Since 2007 Sister Spit: The Next Generation brings a group of queer-centric, feminist, irreverent artists across the United States and Canada, and occasionally throughout Europe, performing mainly at Universities and art centers, staying in hotels rather than strangers’ floors, and able to pay the performers a respectful honorarium for their month on the road. With performers such as Nicole J. Georges, Cristy Road, Eileen Myles, Beth Lisick, Ariel Schrag, Dorothy Allison, Miguel Guitierrez, Blake Nelson and Justin Vivienne Bond as part of their lineups, Sister Spit: The Next Generation is no longer a girls-only event, reflecting changes in gender identity and sexual orientation that has shifted the radical queer community that birthed it. Rather, Sister Spit: Next Gen retains the provocative, hilarious, politicized, soulful and risk-taking elements that have characterized its aesthetic while remaining true to a changing queer world and an ever-widening audience.

In 2012 Sister Spit makes a long-desired leap from promoting and supporting up and coming queer, feminist writers to actually shepherding them into print via a collaboration with City Lights Publishers. The new imprint, City Lights/Sister Spit will publish a handful of books each year, beginning with the highly anticipated and newly released anthology, and going on to bring back into print Spit classics such as Ali Liebegott’s The Beautifully Worthless.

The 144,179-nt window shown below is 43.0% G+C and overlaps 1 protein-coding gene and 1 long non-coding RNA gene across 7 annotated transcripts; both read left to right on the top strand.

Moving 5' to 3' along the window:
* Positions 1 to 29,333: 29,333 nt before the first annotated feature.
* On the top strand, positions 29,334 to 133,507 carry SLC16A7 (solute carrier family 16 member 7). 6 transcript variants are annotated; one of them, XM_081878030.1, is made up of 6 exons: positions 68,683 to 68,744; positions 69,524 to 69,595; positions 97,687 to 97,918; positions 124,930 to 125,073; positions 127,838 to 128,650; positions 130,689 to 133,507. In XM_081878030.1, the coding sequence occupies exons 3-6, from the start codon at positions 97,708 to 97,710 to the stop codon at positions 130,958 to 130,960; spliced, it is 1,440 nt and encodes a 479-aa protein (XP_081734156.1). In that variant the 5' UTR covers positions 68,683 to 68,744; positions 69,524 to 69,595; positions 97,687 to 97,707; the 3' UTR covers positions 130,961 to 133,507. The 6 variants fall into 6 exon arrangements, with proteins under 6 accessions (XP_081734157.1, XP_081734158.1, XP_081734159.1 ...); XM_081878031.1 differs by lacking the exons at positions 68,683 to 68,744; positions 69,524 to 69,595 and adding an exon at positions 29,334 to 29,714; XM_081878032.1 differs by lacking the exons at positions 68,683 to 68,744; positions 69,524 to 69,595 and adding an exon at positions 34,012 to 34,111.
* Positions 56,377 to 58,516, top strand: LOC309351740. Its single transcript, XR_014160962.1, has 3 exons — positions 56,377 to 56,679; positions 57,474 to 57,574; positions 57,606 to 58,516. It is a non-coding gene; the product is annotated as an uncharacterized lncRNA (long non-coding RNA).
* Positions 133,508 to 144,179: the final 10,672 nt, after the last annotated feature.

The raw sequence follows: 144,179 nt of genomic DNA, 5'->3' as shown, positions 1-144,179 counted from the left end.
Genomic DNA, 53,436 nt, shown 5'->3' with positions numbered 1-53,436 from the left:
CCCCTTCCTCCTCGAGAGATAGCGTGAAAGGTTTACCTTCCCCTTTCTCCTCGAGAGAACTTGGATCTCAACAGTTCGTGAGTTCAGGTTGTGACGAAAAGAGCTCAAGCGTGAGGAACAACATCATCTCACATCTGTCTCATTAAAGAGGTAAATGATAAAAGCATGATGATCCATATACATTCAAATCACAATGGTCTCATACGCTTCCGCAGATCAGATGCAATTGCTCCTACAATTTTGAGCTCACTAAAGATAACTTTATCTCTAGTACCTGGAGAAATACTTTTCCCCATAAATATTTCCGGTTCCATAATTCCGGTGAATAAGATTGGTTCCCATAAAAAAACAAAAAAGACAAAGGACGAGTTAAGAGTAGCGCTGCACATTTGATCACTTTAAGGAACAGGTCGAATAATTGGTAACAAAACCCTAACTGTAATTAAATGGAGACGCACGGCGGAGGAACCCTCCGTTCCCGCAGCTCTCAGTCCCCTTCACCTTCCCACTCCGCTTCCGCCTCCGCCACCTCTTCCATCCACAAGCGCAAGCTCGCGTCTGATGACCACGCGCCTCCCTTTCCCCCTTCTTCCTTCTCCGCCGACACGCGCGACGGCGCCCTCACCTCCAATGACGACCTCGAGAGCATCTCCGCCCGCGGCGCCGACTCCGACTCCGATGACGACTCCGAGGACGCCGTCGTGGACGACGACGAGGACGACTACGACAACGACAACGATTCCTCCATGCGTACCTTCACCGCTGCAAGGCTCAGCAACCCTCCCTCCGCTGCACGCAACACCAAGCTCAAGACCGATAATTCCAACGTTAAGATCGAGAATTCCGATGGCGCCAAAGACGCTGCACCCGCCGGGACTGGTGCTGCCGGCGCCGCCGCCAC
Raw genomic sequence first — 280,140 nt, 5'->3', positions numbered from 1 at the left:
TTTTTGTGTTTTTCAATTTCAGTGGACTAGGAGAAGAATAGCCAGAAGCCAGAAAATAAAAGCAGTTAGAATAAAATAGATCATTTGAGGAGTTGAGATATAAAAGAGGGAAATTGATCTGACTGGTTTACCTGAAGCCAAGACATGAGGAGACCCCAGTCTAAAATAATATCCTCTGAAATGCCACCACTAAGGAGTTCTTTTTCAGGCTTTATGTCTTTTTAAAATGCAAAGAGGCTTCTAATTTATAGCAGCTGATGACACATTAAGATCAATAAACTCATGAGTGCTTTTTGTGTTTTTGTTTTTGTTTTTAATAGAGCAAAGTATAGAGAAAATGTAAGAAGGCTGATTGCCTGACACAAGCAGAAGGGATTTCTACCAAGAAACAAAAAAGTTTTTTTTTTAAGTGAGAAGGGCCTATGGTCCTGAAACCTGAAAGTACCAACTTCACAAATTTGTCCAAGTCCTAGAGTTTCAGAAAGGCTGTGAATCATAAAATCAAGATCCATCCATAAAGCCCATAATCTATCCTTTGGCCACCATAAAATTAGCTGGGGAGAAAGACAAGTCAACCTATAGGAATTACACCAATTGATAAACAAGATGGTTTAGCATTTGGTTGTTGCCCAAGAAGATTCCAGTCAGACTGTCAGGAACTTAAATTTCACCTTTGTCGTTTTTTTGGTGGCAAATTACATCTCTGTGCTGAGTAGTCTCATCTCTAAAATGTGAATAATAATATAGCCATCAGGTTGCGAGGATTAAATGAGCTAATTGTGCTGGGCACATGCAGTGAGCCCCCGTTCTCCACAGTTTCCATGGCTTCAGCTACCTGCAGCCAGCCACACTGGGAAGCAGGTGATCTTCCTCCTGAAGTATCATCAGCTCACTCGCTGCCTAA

This anthology has it all in a collection of poetry, personal narrative, artwork, and fiction from Sister Spit superstars, and this fall, catch up with Michelle Tea and crew for these book parties:

Thurs., October 18 • Los Angeles, CA • Skylight Books

Mon., October 22 • Santa Cruz, CA • Capitola Book Cafe

Weds., October 24 • San Francisco, CA • City Lights

Thurs., October 25th • Berkeley, CA • Pegasus Books

Thurs., November 8th • Portland, OR • Powell’s Books

Weds, November 14th • Brooklyn, NY • Greenlight Books

Thurs., November 15th • New York, NY • Bluestockings

More details about tour dates & locations here.